As the value and use of information continues to increase, individuals and businesses continually seek additional ways to process and store information. One option available to users of information is an information handling system. An information handling system generally processes, compiles, stores, and/or communicates information or data for business, personal, or other purposes thereby allowing users to take advantage of the value of the information. Because technology and information handling needs and requirements vary between different users or applications, information handling systems may also vary regarding what information is handled, how the information is handled, how much information is processed, stored, or communicated, and how quickly and efficiently the information may be processed, stored, or communicated. The variations in information handling systems allow for information handling systems to be general or configured for a specific user or specific use such as financial transaction processing, airline reservations, enterprise data storage, or global communications. In addition, information handling systems may include a variety of hardware and software components that may be configured to process, store, and communicate information and may include one or more computer systems, data storage systems, and networking systems.

Information handling systems may be included as elements of a storage network. A storage network can be considered as a specialized network of storage devices coupled to one or more data servers. Serial Attached SCSCI (SAS) is a storage network interface and communications protocol for storage transactions. Serial Attached SCSI is characterized by storage networks having a serial, point-to-point architecture and improved data integrity, as compared with parallel SCSI storage networks. Because data transfer in a Serial Attached SCSI network occurs on a serial basis, data transfer rates for Serial Attached SCSI are faster than data transfer rates associated with parallel data transfer architectures. Both SAS storage devices and Serial ATA (SATA) storage devices may be physically coupled as storage endpoints in a Serial Attached SCSI storage network. SAS drives include dual ports. In contrast, Serial ATA drives include a single port. The dual port functionality of an SAS drive supports failover protocols in the storage network because of the ability to connect the SAS drive to multiple edge expanders in the Serial Attached SCSI network. Despite having only a single port, Serial ATA drives are sometimes preferred over SAS drives because of the relative cost of Serial ATA drives as compared with SAS drives.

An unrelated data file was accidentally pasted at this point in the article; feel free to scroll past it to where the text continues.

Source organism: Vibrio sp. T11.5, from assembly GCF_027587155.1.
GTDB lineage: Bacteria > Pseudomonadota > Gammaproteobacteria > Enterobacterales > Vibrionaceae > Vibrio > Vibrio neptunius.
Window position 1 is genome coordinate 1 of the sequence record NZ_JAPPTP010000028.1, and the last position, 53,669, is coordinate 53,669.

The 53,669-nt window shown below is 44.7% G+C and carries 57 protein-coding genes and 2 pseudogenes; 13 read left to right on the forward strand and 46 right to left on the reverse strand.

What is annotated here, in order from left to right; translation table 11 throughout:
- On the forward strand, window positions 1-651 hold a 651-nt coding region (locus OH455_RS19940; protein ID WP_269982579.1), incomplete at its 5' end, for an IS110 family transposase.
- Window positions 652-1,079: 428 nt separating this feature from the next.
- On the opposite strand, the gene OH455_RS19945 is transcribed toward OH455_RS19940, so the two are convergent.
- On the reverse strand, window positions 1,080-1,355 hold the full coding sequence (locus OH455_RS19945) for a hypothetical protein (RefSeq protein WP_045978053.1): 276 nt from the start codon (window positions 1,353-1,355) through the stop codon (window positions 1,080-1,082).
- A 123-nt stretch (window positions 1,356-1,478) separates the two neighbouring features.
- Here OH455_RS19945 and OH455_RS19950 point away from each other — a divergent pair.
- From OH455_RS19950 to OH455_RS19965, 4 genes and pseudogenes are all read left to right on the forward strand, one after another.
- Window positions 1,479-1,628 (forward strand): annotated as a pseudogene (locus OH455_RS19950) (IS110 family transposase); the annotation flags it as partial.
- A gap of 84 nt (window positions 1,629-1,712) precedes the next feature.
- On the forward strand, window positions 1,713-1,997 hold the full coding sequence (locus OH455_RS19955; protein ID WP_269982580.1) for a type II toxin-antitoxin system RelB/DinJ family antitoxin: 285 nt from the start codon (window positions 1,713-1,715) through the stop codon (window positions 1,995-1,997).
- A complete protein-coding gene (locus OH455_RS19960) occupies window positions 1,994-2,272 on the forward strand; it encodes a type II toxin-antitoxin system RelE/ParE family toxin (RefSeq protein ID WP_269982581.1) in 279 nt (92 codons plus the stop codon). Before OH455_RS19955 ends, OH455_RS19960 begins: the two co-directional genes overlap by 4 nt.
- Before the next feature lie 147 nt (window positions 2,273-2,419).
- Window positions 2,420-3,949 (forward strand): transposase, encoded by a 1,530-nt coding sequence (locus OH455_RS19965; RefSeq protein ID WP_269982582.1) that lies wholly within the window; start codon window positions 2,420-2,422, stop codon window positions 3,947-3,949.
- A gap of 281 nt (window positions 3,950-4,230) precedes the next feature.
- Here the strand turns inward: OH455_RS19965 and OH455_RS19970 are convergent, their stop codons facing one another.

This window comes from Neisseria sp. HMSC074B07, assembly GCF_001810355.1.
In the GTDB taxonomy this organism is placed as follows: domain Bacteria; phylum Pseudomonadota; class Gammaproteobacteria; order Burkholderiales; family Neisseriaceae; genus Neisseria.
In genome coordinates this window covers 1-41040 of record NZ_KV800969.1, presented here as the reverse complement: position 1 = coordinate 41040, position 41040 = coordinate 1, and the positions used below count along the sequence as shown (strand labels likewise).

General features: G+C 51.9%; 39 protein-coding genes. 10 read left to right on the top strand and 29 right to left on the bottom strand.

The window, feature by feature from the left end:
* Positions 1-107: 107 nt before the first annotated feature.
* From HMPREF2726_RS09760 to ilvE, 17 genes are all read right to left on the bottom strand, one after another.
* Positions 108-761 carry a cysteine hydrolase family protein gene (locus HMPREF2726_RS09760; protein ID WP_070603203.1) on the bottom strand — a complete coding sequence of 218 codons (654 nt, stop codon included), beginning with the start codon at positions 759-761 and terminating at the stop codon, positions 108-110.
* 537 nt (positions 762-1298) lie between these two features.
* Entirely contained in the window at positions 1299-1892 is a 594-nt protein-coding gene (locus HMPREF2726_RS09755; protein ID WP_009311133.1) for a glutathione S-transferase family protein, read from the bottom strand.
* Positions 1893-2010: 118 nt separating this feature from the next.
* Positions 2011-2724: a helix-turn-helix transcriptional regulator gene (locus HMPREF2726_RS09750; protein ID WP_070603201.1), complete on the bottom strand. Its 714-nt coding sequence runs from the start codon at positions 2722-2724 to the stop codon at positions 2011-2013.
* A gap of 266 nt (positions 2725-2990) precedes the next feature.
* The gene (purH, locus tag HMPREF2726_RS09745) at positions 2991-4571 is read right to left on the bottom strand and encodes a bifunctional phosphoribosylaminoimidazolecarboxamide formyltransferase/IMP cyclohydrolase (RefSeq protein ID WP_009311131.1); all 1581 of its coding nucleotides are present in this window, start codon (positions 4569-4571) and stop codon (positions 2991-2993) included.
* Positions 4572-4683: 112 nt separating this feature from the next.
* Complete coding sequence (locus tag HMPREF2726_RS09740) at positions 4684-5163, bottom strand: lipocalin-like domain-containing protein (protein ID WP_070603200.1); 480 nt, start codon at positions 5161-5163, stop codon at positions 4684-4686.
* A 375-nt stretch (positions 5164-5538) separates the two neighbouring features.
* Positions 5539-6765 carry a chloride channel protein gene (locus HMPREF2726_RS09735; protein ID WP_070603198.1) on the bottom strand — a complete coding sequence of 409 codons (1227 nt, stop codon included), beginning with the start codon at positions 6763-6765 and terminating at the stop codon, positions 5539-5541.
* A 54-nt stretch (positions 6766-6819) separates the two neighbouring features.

The Serial Attached SCSI provides for communication with Serial ATA drives through the Serial ATA Tunneling Protocol. As with most tunneling constructs in communications protocols, the Serial ATA Tunneling Protocol provides for the placement of Serial ATA commands and data within Serial Attached SCSI communications. Serial ATA Tunneling Protocol does not, however, support the use of dual paths to a single Serial ATA drive. Despite the support for Serial ATA drives in Serial Attached SCSI networks, the functionality of a Serial Attached SCSI storage network with one or more Serial ATA drives is diminished by the inability of the Serial ATA drive to support dual port communications.

SUMMARY